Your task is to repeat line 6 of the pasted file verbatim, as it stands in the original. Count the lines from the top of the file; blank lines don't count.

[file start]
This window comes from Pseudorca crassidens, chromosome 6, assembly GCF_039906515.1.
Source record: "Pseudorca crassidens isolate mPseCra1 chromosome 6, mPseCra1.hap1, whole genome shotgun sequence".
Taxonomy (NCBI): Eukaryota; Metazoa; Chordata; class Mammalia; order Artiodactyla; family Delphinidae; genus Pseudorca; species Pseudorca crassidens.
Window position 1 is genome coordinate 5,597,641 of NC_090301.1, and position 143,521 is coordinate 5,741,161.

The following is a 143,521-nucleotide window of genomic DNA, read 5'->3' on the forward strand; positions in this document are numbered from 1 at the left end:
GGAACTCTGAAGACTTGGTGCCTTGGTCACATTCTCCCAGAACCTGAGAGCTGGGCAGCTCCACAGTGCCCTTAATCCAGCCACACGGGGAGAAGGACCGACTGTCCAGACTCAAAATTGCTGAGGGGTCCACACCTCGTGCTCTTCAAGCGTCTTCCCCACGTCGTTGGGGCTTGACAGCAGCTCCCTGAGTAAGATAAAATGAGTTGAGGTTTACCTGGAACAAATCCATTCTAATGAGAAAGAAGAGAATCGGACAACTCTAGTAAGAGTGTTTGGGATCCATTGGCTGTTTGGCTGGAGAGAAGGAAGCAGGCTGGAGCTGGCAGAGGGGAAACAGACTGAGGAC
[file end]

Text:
GGAACTCTGAAGACTTGGTGCCTTGGTCACATTCTCCCAGAACCTGAGAGCTGGGCAGCTCCACAGTGCCCTTAATCCAGCCACACGGGGAGAAGGACCGACTGTCCAGACTCAAAATTGCTGAGGGGTCCACACCTCGTGCTCTTCAAGCGTCTTCCCCACGTCGTTGGGGCTTGACAGCAGCTCCCTGAGTAAGATAAAATGAGTTGAGGTTTACCTGGAACAAATCCATTCTAATGAGAAAGAAGAGAATCGGACAACTCTAGTAAGAGTGTTTGGGATCCATTGGCTGTTTGGCTGGAGAGAAGGAAGCAGGCTGGAGCTGGCAGAGGGGAAACAGACTGAGGAC